Since the results of the 2013 provincial elections were announced, the Sadr Trend has increased its rhetoric against Prime Minister Nouri al-Maliki. The Sadrists have played this double game before attacking the premier off and on, while taking no substantive measures against him, and holding onto the most ministries within the government. Now it appears the party is increasing its criticism in preparation for the 2014 national vote. Moqtada al-Sadr has always aspired to become the preeminent Shiite leader in Iraq, and with his showing in the 2013 balloting, and the deteriorating security situation he may feel like he has a real chance to surpass Maliki and his State of Law list.
The 2013 governorate level elections inspired the Sadr List to challenge Premier Maliki one more time. The Sadrists gained seven seats in the vote going from 41 to 47 seats across 14 provinces. More importantly, they worked with other parties such as the Islamic Supreme Council of Iraq (ISCI) to shut the premier’s State of Law out of power in places like Baghdad and Basra. That combined with the wave of violence that has swept the country recently has opened cracks in Maliki’s armor, which the Sadrists are now attempting to exploit.
Sadrist lawmaker Shirifi has been one of the premier’s staunchest critics in the last few weeks (AIN)
The result is that every week a Sadr politician issues some type of statement criticizing the premier’s rule. On August 6, lawmaker Hussein al-Shirifi told the press that Maliki should not run again blaming him for the country’s poverty, unemployment, corruption, and lack of security. Two days later Shirifi claimed that the prime minister had allowed Baathists to infiltrate the security forces, and that they were now running the government. Then he condemned State of Law parliamentarian Izzat Shabandar for speaking up against the Najaf clergy. August 9, member of parliament (MP) Awad Awadi said that the latest security operation the Revenge of the Martyrs was launched too late, followed up by Shirifi accusing State of Law of spreading sectarianism in the country. On August 11, MP Hussein Mansouri said that families should sue Maliki for the violence surrounding the Al Qaeda in Iraq raid upon the Abu Ghraib and Taji prisons in Baghdad, and even claimed that the prime minister was somehow behind the operation. Two days later, lawmaker Iqbal Ghurabi stated that the Sadrists put Maliki in office, and therefore did not need to listen to his orders or take his advice. Sadrists then criticized the prime minister for always working alone instead of cooperating with his allies. On August 18, Mansouri told Maliki that he should resign if he cared about the Iraqi people since he was failing to run the country. Then on August 20, Shirifi noted that parliament had passed a law limiting the prime minister to only two terms, which meant Maliki could not run again next year, and that could not be changed, while Ghurabi claimed that Maliki’s Dawa Party was aligning with Washington to keep him in power even if that meant bringing back the occupation of the country. This relentless wave of attacks will likely be the norm for the next several months until the 2014 elections. This follows previous criticisms and threats by Sadr where he pulled his ministers out of the cabinet earlier this year, flirted with the Anbar protests in January, and considered a no confidence vote against Maliki in the summer of 2012. What all these events share in common is that they were all for show. Sadr has taken no real action against the premier even though he could seriously weaken the government if he wanted to. Rather his strategy has been to try to distance himself from Maliki publicly, and paint his rule in the worst possible manner, while maintaining ministries, and keeping the prime minister in office. Sadr basically wants to have his cake and eat it too.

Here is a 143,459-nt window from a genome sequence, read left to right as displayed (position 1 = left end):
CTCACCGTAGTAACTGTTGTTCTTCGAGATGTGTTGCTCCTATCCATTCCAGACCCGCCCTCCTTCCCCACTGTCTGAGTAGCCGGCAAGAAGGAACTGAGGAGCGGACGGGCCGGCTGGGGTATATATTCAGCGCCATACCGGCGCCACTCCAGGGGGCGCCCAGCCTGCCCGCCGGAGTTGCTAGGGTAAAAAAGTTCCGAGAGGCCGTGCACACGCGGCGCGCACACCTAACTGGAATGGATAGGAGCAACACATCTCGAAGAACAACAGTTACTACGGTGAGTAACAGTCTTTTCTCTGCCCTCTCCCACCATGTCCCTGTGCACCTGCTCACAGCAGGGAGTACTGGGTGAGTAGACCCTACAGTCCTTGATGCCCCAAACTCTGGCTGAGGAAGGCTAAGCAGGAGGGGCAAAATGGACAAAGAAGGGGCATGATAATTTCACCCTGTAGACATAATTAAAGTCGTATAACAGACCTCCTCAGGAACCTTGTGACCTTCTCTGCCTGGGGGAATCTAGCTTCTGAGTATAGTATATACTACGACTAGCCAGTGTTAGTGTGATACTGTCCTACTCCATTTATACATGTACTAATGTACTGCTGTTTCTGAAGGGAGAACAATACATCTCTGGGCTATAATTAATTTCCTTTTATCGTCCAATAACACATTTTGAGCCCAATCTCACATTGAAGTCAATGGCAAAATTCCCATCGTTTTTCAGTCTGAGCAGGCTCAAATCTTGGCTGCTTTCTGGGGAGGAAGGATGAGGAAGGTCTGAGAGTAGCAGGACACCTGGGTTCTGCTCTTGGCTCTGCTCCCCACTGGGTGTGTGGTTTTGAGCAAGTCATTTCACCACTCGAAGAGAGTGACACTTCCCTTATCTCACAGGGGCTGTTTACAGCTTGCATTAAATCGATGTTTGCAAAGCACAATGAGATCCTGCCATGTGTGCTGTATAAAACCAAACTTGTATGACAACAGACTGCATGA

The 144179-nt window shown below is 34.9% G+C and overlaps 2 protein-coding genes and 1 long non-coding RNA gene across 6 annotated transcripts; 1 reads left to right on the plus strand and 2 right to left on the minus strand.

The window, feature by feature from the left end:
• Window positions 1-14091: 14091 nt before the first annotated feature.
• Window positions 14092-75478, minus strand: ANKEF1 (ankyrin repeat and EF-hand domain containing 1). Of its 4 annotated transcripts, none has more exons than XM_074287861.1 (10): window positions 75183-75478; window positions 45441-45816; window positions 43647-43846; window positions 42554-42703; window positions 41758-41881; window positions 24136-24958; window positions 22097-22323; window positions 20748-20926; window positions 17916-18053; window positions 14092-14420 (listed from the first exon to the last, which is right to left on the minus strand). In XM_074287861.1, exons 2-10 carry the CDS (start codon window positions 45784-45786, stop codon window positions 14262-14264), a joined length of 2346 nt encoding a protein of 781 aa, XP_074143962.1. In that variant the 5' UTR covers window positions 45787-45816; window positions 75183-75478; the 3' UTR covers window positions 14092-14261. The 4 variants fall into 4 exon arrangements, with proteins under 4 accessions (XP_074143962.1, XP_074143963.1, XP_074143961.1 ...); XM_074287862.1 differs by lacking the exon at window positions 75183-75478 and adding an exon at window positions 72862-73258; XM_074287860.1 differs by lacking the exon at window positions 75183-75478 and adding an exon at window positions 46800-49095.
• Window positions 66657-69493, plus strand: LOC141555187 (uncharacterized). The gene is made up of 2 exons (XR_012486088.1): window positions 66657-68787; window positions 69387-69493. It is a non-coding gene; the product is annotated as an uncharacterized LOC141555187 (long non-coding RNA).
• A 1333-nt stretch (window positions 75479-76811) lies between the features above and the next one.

Moqtada al-Sadr may finally be gaining enough confidence to take on Maliki head on. In the past, Sadr has attacked the prime minister to raise his status with the public, while working behind the scenes to gain concessions for a larger role in the government. Now, after the 2013 elections, the Sadrists worked with other parties to push the State of Law out of a few very important provincial governments. The level and intensity of rhetoric against the premier has increased since then as well. The problem with the movement is that it has taken similar steps before only to fall in line behind Maliki after a short period. Sadr definitely would like to surpass Maliki, and obtain the premiership, but right now it appears that the latest wave of criticism is just part of the back and forth that the two sides have taken part in before.
AIN, “Baathists control governance in Iraq again, says Sadrist MP,” 8/8/13
- “Sadr bloc warns Maliki from nominating for 3rd term,” 8/6/13
- “Sadrist MP accuses DIP of allying with Washington to keep Maliki’s post,” 8/21/13
- “Sadrist MP accuses SLC of adopting sectarian political tendency,” 8/10/13
- “Sadrist MP calls violence victims’ families to sue Maliki,” 8/11/13
- “Sadrist MP describes recent security operation as “late procedure,”” 8/9/13
- “Sadrist MP: Maliki to resign his post, if he cares about citizens’ suffering,” 8/18/13
- “Sadrist MP: Parliament limits PM’s terms to 2,” 8/20/13
- “Sadrist MP: Sadr Trend rejects Maliki’s advices,” 8/13/13
- “Sadrist MP: Statements against Religious Authority to belittle Muslims’ feelings,” 8/8/13
Al-Tamimi, Iyad, “Supreme Council and the Liberals the National Alliance: Maliki boycotted our meeting and Jaafari failed in management,” Al-Mada, 8/14/13